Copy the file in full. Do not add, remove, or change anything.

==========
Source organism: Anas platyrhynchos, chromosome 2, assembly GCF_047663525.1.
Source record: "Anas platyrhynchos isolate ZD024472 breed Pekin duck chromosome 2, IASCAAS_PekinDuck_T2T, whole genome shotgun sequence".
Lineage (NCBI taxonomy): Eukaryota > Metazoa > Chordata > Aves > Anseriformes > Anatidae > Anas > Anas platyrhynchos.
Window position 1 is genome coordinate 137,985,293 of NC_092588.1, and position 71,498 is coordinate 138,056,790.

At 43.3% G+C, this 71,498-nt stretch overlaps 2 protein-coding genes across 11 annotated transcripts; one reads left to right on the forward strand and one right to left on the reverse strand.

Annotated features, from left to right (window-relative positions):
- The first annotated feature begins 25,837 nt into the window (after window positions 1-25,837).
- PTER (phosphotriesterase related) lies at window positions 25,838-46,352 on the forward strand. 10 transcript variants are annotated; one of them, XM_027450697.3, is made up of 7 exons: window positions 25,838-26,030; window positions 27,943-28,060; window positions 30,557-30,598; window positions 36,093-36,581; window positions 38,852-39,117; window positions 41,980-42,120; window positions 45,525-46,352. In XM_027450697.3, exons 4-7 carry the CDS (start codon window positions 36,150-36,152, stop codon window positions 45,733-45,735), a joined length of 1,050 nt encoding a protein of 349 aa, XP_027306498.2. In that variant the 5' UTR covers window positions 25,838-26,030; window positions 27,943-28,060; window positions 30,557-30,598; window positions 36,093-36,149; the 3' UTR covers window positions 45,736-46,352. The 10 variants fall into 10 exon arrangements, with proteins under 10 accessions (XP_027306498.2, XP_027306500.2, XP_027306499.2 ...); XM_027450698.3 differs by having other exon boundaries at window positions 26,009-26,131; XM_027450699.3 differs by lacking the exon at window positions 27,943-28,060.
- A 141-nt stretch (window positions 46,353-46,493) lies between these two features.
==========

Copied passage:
Source organism: Anas platyrhynchos, chromosome 2, assembly GCF_047663525.1.
Source record: "Anas platyrhynchos isolate ZD024472 breed Pekin duck chromosome 2, IASCAAS_PekinDuck_T2T, whole genome shotgun sequence".
Lineage (NCBI taxonomy): Eukaryota > Metazoa > Chordata > Aves > Anseriformes > Anatidae > Anas > Anas platyrhynchos.
Window position 1 is genome coordinate 137,985,293 of NC_092588.1, and position 71,498 is coordinate 138,056,790.

At 43.3% G+C, this 71,498-nt stretch overlaps 2 protein-coding genes across 11 annotated transcripts; one reads left to right on the forward strand and one right to left on the reverse strand.

Annotated features, from left to right (window-relative positions):
- The first annotated feature begins 25,837 nt into the window (after window positions 1-25,837).
- PTER (phosphotriesterase related) lies at window positions 25,838-46,352 on the forward strand. 10 transcript variants are annotated; one of them, XM_027450697.3, is made up of 7 exons: window positions 25,838-26,030; window positions 27,943-28,060; window positions 30,557-30,598; window positions 36,093-36,581; window positions 38,852-39,117; window positions 41,980-42,120; window positions 45,525-46,352. In XM_027450697.3, exons 4-7 carry the CDS (start codon window positions 36,150-36,152, stop codon window positions 45,733-45,735), a joined length of 1,050 nt encoding a protein of 349 aa, XP_027306498.2. In that variant the 5' UTR covers window positions 25,838-26,030; window positions 27,943-28,060; window positions 30,557-30,598; window positions 36,093-36,149; the 3' UTR covers window positions 45,736-46,352. The 10 variants fall into 10 exon arrangements, with proteins under 10 accessions (XP_027306498.2, XP_027306500.2, XP_027306499.2 ...); XM_027450698.3 differs by having other exon boundaries at window positions 26,009-26,131; XM_027450699.3 differs by lacking the exon at window positions 27,943-28,060.
- A 141-nt stretch (window positions 46,353-46,493) lies between these two features.